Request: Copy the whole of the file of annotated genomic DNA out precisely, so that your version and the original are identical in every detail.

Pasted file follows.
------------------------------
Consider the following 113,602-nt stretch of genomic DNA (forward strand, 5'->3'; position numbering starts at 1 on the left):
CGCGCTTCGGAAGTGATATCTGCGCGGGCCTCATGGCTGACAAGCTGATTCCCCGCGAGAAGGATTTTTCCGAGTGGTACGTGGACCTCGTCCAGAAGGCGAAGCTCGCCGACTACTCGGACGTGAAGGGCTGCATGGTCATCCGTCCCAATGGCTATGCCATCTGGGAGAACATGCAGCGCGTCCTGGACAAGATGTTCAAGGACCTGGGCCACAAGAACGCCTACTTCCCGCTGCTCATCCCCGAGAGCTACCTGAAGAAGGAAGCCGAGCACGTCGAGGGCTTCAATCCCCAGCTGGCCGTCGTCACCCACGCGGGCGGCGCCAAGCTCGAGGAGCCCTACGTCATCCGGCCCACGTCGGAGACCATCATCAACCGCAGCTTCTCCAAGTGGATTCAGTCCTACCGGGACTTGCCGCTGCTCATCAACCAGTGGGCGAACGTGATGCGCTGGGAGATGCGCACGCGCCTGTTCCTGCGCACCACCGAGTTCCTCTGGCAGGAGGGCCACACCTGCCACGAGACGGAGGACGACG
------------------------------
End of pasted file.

Consider the following 113,602-nt stretch of genomic DNA (forward strand, 5'->3'; position numbering starts at 1 on the left):
CGCGCTTCGGAAGTGATATCTGCGCGGGCCTCATGGCTGACAAGCTGATTCCCCGCGAGAAGGATTTTTCCGAGTGGTACGTGGACCTCGTCCAGAAGGCGAAGCTCGCCGACTACTCGGACGTGAAGGGCTGCATGGTCATCCGTCCCAATGGCTATGCCATCTGGGAGAACATGCAGCGCGTCCTGGACAAGATGTTCAAGGACCTGGGCCACAAGAACGCCTACTTCCCGCTGCTCATCCCCGAGAGCTACCTGAAGAAGGAAGCCGAGCACGTCGAGGGCTTCAATCCCCAGCTGGCCGTCGTCACCCACGCGGGCGGCGCCAAGCTCGAGGAGCCCTACGTCATCCGGCCCACGTCGGAGACCATCATCAACCGCAGCTTCTCCAAGTGGATTCAGTCCTACCGGGACTTGCCGCTGCTCATCAACCAGTGGGCGAACGTGATGCGCTGGGAGATGCGCACGCGCCTGTTCCTGCGCACCACCGAGTTCCTCTGGCAGGAGGGCCACACCTGCCACGAGACGGAGGACGACG